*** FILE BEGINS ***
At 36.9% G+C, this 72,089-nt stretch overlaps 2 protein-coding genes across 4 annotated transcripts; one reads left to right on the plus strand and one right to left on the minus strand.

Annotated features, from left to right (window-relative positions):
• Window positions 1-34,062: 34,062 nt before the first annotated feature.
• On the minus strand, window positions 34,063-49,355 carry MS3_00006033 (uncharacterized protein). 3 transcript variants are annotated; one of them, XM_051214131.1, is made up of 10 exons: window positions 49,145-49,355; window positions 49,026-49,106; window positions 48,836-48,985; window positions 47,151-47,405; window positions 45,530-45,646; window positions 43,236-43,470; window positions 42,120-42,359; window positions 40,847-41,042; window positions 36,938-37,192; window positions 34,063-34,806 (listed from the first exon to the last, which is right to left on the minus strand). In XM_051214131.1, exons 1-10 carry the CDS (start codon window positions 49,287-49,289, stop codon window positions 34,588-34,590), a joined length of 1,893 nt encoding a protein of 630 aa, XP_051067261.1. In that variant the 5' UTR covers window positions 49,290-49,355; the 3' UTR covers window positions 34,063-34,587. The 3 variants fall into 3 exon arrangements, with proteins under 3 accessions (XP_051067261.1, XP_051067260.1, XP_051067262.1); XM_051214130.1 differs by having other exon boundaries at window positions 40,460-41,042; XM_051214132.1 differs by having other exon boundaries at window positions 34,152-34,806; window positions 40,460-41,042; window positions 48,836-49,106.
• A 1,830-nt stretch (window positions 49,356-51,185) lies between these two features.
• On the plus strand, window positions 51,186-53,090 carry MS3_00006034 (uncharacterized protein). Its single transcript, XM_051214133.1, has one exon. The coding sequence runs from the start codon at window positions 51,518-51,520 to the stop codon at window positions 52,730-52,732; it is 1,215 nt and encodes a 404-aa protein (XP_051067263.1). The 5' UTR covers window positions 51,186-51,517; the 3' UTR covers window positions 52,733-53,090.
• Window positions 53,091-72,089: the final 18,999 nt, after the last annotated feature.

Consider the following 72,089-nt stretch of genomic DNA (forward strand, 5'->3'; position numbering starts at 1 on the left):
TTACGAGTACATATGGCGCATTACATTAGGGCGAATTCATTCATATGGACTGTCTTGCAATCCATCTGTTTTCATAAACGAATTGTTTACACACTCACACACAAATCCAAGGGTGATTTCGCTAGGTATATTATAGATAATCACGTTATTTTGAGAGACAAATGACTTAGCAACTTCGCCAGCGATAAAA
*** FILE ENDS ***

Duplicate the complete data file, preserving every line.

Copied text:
At 36.9% G+C, this 72,089-nt stretch overlaps 2 protein-coding genes across 4 annotated transcripts; one reads left to right on the plus strand and one right to left on the minus strand.

Annotated features, from left to right (window-relative positions):
• Window positions 1-34,062: 34,062 nt before the first annotated feature.
• On the minus strand, window positions 34,063-49,355 carry MS3_00006033 (uncharacterized protein). 3 transcript variants are annotated; one of them, XM_051214131.1, is made up of 10 exons: window positions 49,145-49,355; window positions 49,026-49,106; window positions 48,836-48,985; window positions 47,151-47,405; window positions 45,530-45,646; window positions 43,236-43,470; window positions 42,120-42,359; window positions 40,847-41,042; window positions 36,938-37,192; window positions 34,063-34,806 (listed from the first exon to the last, which is right to left on the minus strand). In XM_051214131.1, exons 1-10 carry the CDS (start codon window positions 49,287-49,289, stop codon window positions 34,588-34,590), a joined length of 1,893 nt encoding a protein of 630 aa, XP_051067261.1. In that variant the 5' UTR covers window positions 49,290-49,355; the 3' UTR covers window positions 34,063-34,587. The 3 variants fall into 3 exon arrangements, with proteins under 3 accessions (XP_051067261.1, XP_051067260.1, XP_051067262.1); XM_051214130.1 differs by having other exon boundaries at window positions 40,460-41,042; XM_051214132.1 differs by having other exon boundaries at window positions 34,152-34,806; window positions 40,460-41,042; window positions 48,836-49,106.
• A 1,830-nt stretch (window positions 49,356-51,185) lies between these two features.
• On the plus strand, window positions 51,186-53,090 carry MS3_00006034 (uncharacterized protein). Its single transcript, XM_051214133.1, has one exon. The coding sequence runs from the start codon at window positions 51,518-51,520 to the stop codon at window positions 52,730-52,732; it is 1,215 nt and encodes a 404-aa protein (XP_051067263.1). The 5' UTR covers window positions 51,186-51,517; the 3' UTR covers window positions 52,733-53,090.
• Window positions 53,091-72,089: the final 18,999 nt, after the last annotated feature.

Consider the following 72,089-nt stretch of genomic DNA (forward strand, 5'->3'; position numbering starts at 1 on the left):
TTACGAGTACATATGGCGCATTACATTAGGGCGAATTCATTCATATGGACTGTCTTGCAATCCATCTGTTTTCATAAACGAATTGTTTACACACTCACACACAAATCCAAGGGTGATTTCGCTAGGTATATTATAGATAATCACGTTATTTTGAGAGACAAATGACTTAGCAACTTCGCCAGCGATAAAA